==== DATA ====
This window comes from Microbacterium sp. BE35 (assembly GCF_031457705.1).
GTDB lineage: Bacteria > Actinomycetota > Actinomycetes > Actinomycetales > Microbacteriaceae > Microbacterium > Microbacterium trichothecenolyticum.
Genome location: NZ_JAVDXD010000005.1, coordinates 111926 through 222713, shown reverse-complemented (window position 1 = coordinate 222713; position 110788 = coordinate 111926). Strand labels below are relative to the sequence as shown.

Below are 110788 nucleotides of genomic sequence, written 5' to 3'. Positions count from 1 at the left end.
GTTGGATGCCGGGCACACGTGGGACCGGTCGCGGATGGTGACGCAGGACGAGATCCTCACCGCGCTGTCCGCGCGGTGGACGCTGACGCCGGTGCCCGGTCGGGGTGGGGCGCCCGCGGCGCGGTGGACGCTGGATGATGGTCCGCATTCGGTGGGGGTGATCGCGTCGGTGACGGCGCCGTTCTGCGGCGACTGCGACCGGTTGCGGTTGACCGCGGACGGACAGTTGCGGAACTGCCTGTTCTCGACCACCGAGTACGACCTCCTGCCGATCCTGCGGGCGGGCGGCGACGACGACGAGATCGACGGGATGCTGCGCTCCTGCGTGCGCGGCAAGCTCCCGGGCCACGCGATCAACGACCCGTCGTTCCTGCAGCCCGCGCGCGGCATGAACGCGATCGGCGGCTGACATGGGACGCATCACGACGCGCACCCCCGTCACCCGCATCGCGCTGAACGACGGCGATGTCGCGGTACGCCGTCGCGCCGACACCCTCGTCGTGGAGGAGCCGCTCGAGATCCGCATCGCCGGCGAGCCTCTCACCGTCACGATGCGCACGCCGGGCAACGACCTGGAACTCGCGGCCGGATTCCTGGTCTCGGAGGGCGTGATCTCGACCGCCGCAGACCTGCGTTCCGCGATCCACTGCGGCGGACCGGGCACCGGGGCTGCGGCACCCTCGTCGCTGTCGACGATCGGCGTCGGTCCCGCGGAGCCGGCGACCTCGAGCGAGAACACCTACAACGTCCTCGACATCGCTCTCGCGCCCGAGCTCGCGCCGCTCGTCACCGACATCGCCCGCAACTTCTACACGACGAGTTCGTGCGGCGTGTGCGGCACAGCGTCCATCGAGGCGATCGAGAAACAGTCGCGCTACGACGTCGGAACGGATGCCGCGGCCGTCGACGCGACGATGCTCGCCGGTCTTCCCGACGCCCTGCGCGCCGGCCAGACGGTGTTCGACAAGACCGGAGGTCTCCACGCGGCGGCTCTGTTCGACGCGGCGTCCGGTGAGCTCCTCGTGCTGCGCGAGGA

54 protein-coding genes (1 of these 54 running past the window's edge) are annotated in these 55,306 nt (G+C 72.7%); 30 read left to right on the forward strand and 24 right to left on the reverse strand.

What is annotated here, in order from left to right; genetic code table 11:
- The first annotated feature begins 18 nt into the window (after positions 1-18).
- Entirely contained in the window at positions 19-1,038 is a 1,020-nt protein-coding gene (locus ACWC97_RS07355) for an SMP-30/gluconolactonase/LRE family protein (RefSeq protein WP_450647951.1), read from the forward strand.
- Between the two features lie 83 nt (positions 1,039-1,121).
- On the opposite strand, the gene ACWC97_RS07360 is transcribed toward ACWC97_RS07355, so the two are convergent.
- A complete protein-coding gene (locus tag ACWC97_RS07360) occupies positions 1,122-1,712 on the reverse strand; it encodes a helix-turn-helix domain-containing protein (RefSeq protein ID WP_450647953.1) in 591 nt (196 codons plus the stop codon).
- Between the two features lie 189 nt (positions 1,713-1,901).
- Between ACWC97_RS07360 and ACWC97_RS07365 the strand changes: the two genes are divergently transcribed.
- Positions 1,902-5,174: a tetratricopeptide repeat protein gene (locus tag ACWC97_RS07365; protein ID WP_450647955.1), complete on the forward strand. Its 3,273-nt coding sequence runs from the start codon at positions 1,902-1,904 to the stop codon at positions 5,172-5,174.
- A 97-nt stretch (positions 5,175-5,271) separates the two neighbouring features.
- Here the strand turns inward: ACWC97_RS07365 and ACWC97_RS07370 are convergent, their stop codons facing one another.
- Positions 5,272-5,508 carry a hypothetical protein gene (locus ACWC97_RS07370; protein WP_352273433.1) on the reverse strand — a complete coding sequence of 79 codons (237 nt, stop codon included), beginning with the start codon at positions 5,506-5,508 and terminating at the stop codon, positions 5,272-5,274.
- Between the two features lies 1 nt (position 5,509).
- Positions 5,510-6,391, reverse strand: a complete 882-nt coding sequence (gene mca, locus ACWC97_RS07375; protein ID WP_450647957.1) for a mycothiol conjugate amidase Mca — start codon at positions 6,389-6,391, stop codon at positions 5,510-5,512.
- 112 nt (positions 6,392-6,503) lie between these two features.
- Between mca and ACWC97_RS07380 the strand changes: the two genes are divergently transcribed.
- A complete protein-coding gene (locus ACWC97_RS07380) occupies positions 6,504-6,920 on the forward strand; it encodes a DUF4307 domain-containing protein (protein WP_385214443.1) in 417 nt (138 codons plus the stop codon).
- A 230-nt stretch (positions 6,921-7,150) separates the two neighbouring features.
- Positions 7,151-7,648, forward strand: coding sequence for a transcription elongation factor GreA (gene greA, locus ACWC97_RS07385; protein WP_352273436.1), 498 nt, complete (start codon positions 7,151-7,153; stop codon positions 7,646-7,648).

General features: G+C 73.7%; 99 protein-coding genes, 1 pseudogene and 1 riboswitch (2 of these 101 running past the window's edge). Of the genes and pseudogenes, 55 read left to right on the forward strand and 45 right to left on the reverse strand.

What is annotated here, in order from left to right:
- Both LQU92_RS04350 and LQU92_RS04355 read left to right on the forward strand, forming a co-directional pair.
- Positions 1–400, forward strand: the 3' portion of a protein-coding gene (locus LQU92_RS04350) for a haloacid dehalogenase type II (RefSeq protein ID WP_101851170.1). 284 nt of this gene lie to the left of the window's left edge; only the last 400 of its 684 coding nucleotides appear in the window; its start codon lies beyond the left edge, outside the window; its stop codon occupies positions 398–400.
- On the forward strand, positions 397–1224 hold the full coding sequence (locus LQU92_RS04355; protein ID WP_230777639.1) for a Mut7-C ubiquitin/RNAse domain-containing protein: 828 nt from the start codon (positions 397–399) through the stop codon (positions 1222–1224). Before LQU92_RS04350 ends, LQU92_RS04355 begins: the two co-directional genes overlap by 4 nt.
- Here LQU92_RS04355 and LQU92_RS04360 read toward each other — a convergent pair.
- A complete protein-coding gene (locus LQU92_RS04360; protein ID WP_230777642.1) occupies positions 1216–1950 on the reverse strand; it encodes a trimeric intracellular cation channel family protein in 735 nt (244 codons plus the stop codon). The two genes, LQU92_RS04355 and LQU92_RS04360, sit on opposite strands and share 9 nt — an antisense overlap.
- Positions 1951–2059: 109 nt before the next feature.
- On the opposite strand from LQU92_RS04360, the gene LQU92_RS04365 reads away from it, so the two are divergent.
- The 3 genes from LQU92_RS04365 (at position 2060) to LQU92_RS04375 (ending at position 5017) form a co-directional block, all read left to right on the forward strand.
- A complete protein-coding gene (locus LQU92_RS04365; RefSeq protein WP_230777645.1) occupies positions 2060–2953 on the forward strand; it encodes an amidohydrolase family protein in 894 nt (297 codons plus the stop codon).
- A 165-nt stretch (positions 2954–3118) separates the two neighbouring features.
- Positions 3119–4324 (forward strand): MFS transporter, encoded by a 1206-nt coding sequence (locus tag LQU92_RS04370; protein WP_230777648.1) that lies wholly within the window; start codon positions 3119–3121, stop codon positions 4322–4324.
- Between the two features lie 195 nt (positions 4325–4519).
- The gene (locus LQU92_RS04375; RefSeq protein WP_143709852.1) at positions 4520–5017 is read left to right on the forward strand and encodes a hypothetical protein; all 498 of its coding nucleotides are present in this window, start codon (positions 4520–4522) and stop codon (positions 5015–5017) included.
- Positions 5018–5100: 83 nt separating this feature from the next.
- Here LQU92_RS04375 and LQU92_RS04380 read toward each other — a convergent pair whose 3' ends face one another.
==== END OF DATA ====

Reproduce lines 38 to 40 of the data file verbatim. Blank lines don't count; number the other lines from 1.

- Positions 3119–4324 (forward strand): MFS transporter, encoded by a 1206-nt coding sequence (locus tag LQU92_RS04370; protein WP_230777648.1) that lies wholly within the window; start codon positions 3119–3121, stop codon positions 4322–4324.
- Between the two features lie 195 nt (positions 4325–4519).
- The gene (locus LQU92_RS04375; RefSeq protein WP_143709852.1) at positions 4520–5017 is read left to right on the forward strand and encodes a hypothetical protein; all 498 of its coding nucleotides are present in this window, start codon (positions 4520–4522) and stop codon (positions 5015–5017) included.